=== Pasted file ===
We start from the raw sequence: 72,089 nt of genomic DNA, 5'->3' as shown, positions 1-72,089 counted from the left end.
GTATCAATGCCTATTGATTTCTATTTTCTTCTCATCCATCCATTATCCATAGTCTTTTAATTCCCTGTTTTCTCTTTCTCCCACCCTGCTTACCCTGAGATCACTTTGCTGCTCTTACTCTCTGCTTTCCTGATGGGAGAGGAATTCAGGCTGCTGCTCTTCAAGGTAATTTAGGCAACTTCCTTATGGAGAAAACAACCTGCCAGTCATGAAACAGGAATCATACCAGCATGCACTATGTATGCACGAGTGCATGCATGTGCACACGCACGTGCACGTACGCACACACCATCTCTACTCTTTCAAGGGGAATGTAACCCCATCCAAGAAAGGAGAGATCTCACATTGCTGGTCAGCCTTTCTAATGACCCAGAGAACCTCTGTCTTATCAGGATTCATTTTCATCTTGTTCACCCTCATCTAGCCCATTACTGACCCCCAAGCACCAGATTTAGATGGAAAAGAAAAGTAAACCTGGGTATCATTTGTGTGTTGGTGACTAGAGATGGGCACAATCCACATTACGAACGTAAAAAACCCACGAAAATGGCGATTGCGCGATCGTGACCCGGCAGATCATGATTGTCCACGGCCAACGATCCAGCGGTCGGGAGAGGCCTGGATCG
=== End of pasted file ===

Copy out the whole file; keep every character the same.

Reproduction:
We start from the raw sequence: 72,089 nt of genomic DNA, 5'->3' as shown, positions 1-72,089 counted from the left end.
GTATCAATGCCTATTGATTTCTATTTTCTTCTCATCCATCCATTATCCATAGTCTTTTAATTCCCTGTTTTCTCTTTCTCCCACCCTGCTTACCCTGAGATCACTTTGCTGCTCTTACTCTCTGCTTTCCTGATGGGAGAGGAATTCAGGCTGCTGCTCTTCAAGGTAATTTAGGCAACTTCCTTATGGAGAAAACAACCTGCCAGTCATGAAACAGGAATCATACCAGCATGCACTATGTATGCACGAGTGCATGCATGTGCACACGCACGTGCACGTACGCACACACCATCTCTACTCTTTCAAGGGGAATGTAACCCCATCCAAGAAAGGAGAGATCTCACATTGCTGGTCAGCCTTTCTAATGACCCAGAGAACCTCTGTCTTATCAGGATTCATTTTCATCTTGTTCACCCTCATCTAGCCCATTACTGACCCCCAAGCACCAGATTTAGATGGAAAAGAAAAGTAAACCTGGGTATCATTTGTGTGTTGGTGACTAGAGATGGGCACAATCCACATTACGAACGTAAAAAACCCACGAAAATGGCGATTGCGCGATCGTGACCCGGCAGATCATGATTGTCCACGGCCAACGATCCAGCGGTCGGGAGAGGCCTGGATCG